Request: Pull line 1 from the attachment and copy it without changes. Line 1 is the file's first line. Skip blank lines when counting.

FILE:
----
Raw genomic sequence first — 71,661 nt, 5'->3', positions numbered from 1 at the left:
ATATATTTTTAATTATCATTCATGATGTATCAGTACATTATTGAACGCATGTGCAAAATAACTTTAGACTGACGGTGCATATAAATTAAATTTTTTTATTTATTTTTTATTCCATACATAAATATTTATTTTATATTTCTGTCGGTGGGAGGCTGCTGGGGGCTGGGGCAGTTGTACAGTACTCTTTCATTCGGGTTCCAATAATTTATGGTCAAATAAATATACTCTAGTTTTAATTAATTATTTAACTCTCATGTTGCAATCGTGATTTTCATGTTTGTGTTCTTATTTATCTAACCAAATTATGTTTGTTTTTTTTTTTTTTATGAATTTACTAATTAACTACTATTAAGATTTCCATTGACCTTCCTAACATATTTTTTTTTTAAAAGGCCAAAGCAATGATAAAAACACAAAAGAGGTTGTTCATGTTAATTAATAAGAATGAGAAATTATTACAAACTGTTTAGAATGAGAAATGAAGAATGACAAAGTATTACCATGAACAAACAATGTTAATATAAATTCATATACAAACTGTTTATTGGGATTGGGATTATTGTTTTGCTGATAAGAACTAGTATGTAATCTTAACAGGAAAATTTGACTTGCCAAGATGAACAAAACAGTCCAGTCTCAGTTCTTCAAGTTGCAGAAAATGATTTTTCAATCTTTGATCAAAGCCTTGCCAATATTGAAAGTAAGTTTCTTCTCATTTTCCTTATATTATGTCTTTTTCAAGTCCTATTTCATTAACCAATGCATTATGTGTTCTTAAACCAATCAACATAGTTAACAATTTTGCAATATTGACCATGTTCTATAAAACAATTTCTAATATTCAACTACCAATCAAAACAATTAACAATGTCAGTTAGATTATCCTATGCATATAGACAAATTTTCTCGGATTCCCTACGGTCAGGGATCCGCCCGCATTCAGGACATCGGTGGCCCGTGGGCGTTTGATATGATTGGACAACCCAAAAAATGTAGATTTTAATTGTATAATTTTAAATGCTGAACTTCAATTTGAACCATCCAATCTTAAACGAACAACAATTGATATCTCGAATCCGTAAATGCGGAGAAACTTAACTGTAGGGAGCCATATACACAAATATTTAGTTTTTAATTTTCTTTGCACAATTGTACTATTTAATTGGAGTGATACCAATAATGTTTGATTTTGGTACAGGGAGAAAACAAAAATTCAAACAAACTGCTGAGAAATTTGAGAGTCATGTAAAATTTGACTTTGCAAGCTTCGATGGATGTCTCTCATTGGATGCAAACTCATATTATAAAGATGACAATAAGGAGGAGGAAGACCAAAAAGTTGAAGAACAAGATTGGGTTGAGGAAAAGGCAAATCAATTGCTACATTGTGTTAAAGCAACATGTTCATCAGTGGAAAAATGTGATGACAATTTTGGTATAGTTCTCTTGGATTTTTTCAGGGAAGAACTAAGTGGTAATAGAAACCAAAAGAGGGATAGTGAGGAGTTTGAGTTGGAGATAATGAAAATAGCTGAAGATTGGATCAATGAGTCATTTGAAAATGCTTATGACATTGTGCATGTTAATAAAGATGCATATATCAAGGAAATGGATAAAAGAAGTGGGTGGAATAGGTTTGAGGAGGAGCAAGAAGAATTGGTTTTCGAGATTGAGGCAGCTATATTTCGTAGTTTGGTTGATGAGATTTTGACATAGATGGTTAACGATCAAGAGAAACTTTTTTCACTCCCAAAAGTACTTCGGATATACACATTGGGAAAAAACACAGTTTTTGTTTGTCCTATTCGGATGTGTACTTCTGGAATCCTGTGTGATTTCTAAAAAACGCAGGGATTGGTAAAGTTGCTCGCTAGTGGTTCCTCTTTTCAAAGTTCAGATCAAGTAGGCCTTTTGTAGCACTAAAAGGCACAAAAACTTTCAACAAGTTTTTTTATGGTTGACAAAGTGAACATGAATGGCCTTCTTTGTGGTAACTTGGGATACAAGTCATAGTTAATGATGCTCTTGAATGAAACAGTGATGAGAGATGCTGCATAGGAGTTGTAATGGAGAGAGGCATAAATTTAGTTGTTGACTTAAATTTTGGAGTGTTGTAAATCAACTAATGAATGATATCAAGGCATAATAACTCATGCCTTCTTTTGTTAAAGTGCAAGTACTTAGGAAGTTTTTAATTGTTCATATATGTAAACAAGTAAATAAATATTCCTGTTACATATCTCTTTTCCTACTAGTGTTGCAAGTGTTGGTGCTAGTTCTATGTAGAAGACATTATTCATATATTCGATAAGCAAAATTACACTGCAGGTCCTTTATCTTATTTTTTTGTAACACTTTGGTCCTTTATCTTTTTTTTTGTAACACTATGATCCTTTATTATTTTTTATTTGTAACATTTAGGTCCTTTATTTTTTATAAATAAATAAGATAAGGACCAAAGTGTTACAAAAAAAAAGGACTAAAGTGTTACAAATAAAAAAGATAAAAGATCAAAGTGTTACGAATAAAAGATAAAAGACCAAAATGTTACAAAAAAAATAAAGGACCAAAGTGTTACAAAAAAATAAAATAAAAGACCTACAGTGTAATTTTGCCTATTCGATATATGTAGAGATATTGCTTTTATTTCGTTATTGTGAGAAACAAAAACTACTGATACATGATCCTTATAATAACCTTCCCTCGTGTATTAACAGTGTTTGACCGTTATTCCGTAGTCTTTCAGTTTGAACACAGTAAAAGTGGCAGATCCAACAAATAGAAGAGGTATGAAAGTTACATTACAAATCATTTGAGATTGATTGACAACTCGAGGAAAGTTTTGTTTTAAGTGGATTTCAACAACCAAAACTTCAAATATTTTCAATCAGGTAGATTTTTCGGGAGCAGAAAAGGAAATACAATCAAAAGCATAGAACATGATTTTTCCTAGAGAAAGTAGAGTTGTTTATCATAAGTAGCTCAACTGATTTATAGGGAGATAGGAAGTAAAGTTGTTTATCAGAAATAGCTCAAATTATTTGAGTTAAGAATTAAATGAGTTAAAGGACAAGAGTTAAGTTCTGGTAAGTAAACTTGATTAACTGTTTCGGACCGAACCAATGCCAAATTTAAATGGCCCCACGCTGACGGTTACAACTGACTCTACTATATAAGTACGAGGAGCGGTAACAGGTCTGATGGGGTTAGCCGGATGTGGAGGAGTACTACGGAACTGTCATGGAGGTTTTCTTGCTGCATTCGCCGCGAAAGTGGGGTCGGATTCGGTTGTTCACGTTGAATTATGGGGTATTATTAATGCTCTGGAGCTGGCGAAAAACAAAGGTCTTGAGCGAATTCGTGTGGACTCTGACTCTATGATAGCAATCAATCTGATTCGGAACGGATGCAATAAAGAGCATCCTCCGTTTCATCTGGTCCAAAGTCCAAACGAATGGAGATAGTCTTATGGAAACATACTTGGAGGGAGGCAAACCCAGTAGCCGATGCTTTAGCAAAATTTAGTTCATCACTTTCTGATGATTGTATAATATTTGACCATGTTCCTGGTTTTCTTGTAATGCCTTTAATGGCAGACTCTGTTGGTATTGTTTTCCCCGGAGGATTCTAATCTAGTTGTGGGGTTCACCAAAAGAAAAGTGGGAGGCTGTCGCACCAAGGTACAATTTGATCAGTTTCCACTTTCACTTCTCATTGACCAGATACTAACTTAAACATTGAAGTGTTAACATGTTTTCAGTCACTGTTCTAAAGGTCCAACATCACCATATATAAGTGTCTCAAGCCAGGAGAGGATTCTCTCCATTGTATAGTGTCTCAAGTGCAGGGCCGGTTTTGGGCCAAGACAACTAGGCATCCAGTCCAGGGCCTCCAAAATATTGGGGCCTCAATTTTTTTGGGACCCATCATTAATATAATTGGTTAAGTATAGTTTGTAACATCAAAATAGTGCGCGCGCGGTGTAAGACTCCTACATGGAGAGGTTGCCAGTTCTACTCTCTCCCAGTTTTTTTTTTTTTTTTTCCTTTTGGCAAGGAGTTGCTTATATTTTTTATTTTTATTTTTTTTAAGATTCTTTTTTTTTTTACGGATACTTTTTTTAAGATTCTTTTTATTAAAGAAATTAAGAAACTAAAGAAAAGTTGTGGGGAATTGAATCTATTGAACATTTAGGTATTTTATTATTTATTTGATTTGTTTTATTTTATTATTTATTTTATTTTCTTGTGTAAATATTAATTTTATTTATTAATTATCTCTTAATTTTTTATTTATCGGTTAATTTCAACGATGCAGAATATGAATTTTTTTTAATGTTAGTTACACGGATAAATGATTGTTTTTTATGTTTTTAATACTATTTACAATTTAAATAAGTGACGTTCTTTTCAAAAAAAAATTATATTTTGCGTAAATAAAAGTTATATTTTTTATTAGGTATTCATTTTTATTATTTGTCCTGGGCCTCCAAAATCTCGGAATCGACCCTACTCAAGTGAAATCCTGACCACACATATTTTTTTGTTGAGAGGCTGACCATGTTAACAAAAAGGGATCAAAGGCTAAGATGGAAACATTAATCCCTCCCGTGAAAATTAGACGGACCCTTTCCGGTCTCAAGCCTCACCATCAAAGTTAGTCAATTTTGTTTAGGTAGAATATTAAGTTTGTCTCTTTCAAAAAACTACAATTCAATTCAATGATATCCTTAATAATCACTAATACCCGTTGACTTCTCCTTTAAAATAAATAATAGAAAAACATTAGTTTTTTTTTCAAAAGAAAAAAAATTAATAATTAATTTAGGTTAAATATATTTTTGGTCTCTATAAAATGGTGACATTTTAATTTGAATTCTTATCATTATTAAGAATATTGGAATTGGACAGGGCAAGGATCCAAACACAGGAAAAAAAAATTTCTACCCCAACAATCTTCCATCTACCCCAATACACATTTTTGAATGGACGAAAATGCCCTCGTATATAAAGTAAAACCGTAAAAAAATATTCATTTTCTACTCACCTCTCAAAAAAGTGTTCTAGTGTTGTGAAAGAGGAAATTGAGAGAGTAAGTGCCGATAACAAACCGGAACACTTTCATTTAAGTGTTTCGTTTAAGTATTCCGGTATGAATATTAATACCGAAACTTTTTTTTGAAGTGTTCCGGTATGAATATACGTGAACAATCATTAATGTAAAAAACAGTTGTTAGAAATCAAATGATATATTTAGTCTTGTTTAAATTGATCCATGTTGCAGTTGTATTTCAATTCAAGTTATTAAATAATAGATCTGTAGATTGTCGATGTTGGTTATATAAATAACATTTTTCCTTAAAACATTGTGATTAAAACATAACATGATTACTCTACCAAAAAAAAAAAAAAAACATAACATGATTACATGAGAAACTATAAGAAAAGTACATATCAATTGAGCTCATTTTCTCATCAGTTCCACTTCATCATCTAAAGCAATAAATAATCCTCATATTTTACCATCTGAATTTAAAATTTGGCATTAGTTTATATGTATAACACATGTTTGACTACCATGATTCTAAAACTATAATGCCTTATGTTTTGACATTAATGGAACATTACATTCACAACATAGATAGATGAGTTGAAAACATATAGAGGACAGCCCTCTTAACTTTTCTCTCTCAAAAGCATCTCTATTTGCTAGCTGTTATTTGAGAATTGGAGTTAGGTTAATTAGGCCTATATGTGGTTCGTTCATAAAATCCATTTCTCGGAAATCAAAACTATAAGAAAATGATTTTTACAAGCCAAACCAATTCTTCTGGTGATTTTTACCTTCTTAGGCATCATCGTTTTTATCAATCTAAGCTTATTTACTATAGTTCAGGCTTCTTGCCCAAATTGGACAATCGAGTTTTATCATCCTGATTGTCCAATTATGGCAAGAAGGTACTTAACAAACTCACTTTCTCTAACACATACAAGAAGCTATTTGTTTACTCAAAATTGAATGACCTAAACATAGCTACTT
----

Raw genomic sequence first — 71,661 nt, 5'->3', positions numbered from 1 at the left: